I've read his books, and basically he is a CR practitioner. He believes you can eat nearly any food (strongly disagree with this), as long as you chew it thoroughly (min. 30 chews per bite, which is actually a very healthy technique and I use it often).

One of his claims I find to be very sturdy: Why would you follow the advice of any nutritionist or longevity adviser who themselves doesn't look to be in great health. And that's why he soundly attacked Atkins prior to his death (and after, too), as well as others of similar unfit ilk.

He doesn't seem to take supplements or promote adequate exercise, which I believe to be two glaring oversights to his program.

Working strongly in his favor, though, is that he started CR 20 years ago, in his 20's, and has benefited significantly as far as not looking his current 40+ age.
  • 0

#5

  • Guests
  • 0

Posted 09 January 2006 - 01:23 AM

One of his claims I find to be very sturdy: Why would you follow the advice of any nutritionist or longevity adviser who themselves doesn't look to be in great health. And that's why he soundly attacked Atkins prior to his death (and after, too), as well as others of similar unfit ilk.


It is only sturdy if one does not consider that each individual's rate of aging is inherited - which is why some people make it past 90 fairly comfortably whilst others are so burdened with disease by the age of 60 that no matter the degree of medical and lifestyle intervention they have access to, they cannot survive much longer. As an individual he may have inherited "clean" genes and also as an Asian he is generally more likely to maintain a youthful appearance for a longer period than someone of, say, Southern European decent. So he may well be taking advantage of an innately youthful appearance to promote his business (much like the a pre-acting genetically gifted Scharzenegger selling courses on how to develop 22" biceps).

Notwistanding the good advice on chewing, nutrigenetics (the influence of diet on health based upon one's unique genetic makeup) is by far the best approach on modulating lifespan without pharmaceutical or cell based treatments.
  • 0

#6

  • Guests
  • 0

Posted 09 January 2006 - 02:54 AM

I also would like to add that if someone such as "Elixxir" claims to be benefiting from his own "extraordinary" longevity strategy and expects to be taken seriously should provide full color photos including body shots, body composition and cardio profiles and a medically notarized blood biochemistry profile including endocrine, lipid, glucose and liver function test.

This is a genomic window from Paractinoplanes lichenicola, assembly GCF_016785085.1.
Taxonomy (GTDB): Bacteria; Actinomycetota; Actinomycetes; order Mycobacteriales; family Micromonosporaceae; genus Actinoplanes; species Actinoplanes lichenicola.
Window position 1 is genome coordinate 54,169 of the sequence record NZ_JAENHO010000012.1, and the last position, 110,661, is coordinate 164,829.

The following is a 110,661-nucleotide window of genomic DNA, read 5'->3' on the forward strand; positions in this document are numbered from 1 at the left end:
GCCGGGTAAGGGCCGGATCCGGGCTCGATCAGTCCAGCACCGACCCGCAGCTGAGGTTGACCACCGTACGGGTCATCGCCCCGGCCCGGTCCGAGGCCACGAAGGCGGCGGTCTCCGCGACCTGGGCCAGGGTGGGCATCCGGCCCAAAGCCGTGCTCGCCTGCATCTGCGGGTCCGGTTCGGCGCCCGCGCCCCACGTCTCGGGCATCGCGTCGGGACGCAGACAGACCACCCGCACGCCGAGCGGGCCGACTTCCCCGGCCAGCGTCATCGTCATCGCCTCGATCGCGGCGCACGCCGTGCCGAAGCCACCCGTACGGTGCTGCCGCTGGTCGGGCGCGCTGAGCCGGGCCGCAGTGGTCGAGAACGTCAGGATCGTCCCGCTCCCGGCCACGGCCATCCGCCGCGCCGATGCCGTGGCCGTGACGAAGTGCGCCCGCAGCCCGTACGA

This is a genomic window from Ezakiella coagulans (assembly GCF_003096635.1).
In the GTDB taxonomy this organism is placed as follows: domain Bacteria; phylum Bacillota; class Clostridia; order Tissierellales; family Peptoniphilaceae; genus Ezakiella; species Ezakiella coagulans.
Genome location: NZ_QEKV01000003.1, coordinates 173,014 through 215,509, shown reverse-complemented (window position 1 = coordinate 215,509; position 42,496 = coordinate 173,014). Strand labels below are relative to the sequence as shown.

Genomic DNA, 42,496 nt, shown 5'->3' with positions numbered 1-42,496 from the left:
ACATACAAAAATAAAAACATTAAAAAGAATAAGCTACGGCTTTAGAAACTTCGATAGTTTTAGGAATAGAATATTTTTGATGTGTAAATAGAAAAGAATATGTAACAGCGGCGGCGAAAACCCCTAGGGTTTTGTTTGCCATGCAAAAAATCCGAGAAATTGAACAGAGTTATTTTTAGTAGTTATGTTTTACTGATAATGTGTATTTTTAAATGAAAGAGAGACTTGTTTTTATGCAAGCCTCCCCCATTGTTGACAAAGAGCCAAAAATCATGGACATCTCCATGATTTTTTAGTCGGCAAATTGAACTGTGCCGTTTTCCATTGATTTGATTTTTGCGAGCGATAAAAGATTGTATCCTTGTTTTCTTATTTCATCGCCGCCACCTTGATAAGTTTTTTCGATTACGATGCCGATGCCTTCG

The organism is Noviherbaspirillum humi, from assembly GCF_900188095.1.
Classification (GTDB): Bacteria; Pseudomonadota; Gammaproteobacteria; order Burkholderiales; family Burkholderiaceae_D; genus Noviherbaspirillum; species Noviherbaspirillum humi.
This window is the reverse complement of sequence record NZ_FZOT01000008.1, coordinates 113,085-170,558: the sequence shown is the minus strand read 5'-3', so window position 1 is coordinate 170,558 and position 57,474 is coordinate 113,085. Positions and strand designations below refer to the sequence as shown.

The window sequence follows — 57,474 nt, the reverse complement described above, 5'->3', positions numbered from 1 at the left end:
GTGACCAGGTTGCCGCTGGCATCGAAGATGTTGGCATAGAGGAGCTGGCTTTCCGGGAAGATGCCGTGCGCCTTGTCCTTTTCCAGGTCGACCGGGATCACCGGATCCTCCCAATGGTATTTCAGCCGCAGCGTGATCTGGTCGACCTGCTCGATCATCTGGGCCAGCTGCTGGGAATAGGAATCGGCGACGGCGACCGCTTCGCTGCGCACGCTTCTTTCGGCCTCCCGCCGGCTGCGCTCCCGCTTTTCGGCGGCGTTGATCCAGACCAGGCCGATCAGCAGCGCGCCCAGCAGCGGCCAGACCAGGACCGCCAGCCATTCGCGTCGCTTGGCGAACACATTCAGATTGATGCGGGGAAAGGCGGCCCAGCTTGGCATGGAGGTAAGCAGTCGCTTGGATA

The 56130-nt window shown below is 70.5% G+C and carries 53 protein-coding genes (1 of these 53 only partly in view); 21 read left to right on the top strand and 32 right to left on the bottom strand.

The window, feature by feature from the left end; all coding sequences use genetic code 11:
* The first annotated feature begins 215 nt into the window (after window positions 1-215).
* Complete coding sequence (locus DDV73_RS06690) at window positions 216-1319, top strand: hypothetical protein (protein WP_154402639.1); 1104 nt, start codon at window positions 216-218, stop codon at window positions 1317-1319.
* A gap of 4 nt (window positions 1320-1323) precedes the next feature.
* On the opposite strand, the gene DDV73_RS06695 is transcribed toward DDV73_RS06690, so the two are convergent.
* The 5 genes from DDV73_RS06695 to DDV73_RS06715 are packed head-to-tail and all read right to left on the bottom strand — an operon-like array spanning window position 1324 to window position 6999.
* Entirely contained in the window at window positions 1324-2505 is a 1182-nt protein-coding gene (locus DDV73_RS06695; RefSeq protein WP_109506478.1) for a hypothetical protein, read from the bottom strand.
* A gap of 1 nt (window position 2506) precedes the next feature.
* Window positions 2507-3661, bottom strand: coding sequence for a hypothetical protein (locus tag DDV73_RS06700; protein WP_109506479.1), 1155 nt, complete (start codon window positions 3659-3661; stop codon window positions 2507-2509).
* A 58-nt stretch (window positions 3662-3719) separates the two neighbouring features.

A black and white shot of his head floating in space as testimony is not evidence of a successful longevity strategy.
  • 0

#7 DukeNukem

  • Registered User
  • 1,984 posts
  • 124
  • Location:Dallas, Texas

Posted 09 January 2006 - 03:19 AM

each individual's rate of aging is inherited


That wasn't his point. His point is that too many people dishing out longevity or health advice are not exactly models of health themselves, such as Dr. Weil, Dr. Atkins, Dr. Phil, and many others. In fact, most doctors I've seen, regardless of profession, are out-of-shape. But then, that's no different than most people in all walks of society in general.
  • 0

#8

  • Guests
  • 0

Posted 09 January 2006 - 05:08 AM

His point is that too many people dishing out longevity or health advice are not exactly models of health themselves, such as Dr. Weil, Dr. Atkins, Dr. Phil, and many others.


Agreed. However he does claim that he is The Only Anti Aging Guru (whatever that means) who has "stayed young". My point is that if he has, in fact, "stayed young" it may have more to do with his genetic predisposition to aging rather than that his diet strategy is any more beneficial compared to other methods of dietary modification. The fact that his marketing strategy is focused on this "achievement" as evidence of its success begs one to question the validity of his claims.

Perhaps he could be invited to defend his ideas personally?
  • 0

#9 Matt

  • Registered User
  • 2,653 posts
  • 103
  • Location:United Kingdom

Posted 09 January 2006 - 06:31 AM

He does looks incredibly young for how old he says he is... but is he really telling the truth about his age [wis]

Apparently he has been on TV shows and stuff... anyone got any sources of these videos?

Edited by Matt, 09 January 2006 - 06:50 AM.

  • 0

#10 Cyto

  • Registered User
  • 1,096 posts
  • 1

Posted 09 January 2006 - 06:57 AM

I thought it was a simple understanding that the point was to put a growing wedge in overturning people's idea that they have to die. Thus this would lead to growing popularity and having a chance at state funding. But I guess it wasn't so simple for some others...
  • 0

#11

  • Guests
  • 0

Posted 09 January 2006 - 07:14 AM

I thought it was a simple understanding that the point was to put a growing wedge in overturning people's idea that they have to die.


Not when the point is emanating from a source whose integrity is questionable and can easily be deconstructed. Under those circumstances it serves only to retard the progress of immortalism. Compare Elixxir with Aubrey. Aubrey can comfortably go toe to toe in a debate with any biogerontology researcher out there. Would you have the same faith in Elixxir?
  • 0

#12 reason

  • Registered User, Guardian Reason
  • 1,091 posts
  • 107
  • Location:US

Posted 09 January 2006 - 07:34 AM

I pull out what I think the point of the exchange is in a Fight Aging! post:

http://www.fightagin...ives/000721.php
  • 0

#13 Cyto

  • Registered User
  • 1,096 posts
  • 1

Posted 09 January 2006 - 09:44 AM

Ok, I need to clarify...sorry again.

What I said:
I thought it was a simple understanding that the point was to put a growing wedge in overturning people's idea that they have to die. Thus this would lead to growing popularity and having a chance at state funding. But I guess it wasn't so simple for some others...